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  OceansWatch Brings Reef Check to Papua New Guinea
Post date : 2009-02-24
 
       
 
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Visitors to Magic Roundabout

Community leaders and OceansWatch meeting, Marangis village on Karkar Island

Nonovaul Island Reef Check survey team

Nonovaul Island Reef Check survey

By Jane Pares of OceansWatch

OceansWatch has partnered with Reef Check to offer training and surveys in the western Pacific.

 

Magic Roundabout, OceansWatch lead boat, spent August - October 2008 in Papua New Guinea successfully building relationships with coastal communities and government departments, visiting schools, raising awareness of marine issues, and conducting Reef Check surveys. The team included Chris Bone, Irene Llabres-Pohl, Leila Cara and Jeges Nuttall.

Growing numbers of coastal communities in PNG understand the need for sustainable fisheries management and the team on Magic Roundabout was interested to discover a non-governmental organization based at Kavieng on New Ireland called Ailan Awareness - a community-based management approach to conserving marine resources. "The important aspect is that villagers take ownership of the project," says John Aini, head of Ailan Awareness. "Our role is to facilitate and support, but the program is conducted at the village's pace."

The OceansWatch team was fortunate to be briefed by John Aini about their next port of call, Nonovaul Island, where a marine reserve has been in place for three years. During the survey at the reserve, the team was very pleased to note several species like the Barramundi Cod, which are becoming rarer in the Pacific. A site outside the reserve was also surveyed and the lack of Reef Check indicator species was noted, even though the reef itself had a lot of healthy coral. The team was helped on this survey by Keithson, from Moussau Island in the St Matthias group, where the villagers are Seventh Day Adventists and so do not harvest fish for personal consumption. A member of the Nonovaul Fisheries Management Committee also helped, resourcefully using a mask made from an old inner tube, discarded glass, and a large pipe clip!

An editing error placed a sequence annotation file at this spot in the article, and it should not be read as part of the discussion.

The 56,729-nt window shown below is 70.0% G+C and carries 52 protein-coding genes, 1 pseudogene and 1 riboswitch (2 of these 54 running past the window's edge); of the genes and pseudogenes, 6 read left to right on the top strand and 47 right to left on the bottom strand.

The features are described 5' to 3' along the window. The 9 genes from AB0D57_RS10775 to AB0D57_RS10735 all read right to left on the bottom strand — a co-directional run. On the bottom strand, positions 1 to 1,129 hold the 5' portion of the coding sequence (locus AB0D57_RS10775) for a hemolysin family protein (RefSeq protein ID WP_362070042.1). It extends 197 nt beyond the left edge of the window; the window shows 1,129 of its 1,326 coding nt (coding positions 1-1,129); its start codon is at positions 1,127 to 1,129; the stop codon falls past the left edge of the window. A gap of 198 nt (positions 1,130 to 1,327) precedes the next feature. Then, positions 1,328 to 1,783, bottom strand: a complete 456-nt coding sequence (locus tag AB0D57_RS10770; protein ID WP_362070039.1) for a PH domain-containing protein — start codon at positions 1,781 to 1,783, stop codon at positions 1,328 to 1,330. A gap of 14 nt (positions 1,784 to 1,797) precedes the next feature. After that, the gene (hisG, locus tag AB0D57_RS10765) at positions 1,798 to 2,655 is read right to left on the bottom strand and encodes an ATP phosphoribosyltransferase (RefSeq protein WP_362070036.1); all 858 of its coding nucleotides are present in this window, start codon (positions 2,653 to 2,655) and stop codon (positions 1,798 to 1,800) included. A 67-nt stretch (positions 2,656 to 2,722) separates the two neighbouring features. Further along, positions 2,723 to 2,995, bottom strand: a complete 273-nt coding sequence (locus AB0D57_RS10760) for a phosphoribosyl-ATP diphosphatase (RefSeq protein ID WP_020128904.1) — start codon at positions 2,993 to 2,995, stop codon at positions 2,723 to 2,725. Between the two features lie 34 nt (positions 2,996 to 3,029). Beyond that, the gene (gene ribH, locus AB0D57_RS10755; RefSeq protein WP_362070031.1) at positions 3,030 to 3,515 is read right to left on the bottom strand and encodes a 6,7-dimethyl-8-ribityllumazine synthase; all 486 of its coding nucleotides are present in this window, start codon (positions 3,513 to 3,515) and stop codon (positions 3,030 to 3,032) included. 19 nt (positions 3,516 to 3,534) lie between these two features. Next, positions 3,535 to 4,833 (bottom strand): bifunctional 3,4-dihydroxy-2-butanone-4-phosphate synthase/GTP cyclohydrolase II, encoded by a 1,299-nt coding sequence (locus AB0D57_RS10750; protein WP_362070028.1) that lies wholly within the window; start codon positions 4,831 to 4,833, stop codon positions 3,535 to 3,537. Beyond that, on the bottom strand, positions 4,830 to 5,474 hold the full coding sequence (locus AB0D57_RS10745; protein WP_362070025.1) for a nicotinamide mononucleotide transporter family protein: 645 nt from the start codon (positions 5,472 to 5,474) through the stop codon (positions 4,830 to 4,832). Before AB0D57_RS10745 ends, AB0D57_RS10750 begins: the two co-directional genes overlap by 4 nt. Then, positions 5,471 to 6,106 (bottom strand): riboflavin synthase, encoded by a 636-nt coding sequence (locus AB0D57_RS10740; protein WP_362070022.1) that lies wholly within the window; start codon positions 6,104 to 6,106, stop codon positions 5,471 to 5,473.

After the survey, canoes started visiting the boat. At one stage, Magic Roundabout had 14 canoes alongside with 26 visitors! On board, the team was very encouraged to hear that school children had collected 86 batteries off a local reef after the team had talked at the school earlier that day. During the school visit, the teachers shared their stories of what the reef was like 20 years ago and, as in every community the team visited, they told of how the fishing was getting harder every year. 

At the suggestion of The New Ireland Provincial Fisheries Department, the OceansWatch team also conducted Reef Check surveys on Nussa and Nago Islands, where the government plans to establish a marine research facility. The OceansWatch team then spent several days at Kimbe Bay on the northern side of the volcanic island of New Britain. Kimbe Bay was the first MPA (Marine Protected Area) in Melanesia and one of the first in the world to incorporate both human needs and principals of coral reef resilience to withstand impacts from climate change. The Nature Conservancy has been working for more than a decade with partners and local communities to protect Kimbe Bay’s rich ecosystem. Now a local NGO, Mahonia Na Dari (‘Guardians of the Sea’), has very successfully taken over the role of raising awareness of marine conservation issues throughout the Bay. The OceansWatch team conducted Reef Check surveys and gained first-hand knowledge of the workings of MPAs – valuable information that OceansWatch hopes to pass on to other coastal communities wishing to set up their own MPAs.
 
By becoming certified Reef Check EcoDivers, Oceanwatch staff and participants have been able to reach out to the local people in each of these communities and offer to help them with marine education and provision of monitoring results so that they can better adjust how they fish. In coastal communities in PNG sustainable use of marine resources is not just a matter of recreation, but an issue of survival.

For more information on OceansWatch, please visit http://www.oceanswatch.org/
 
     
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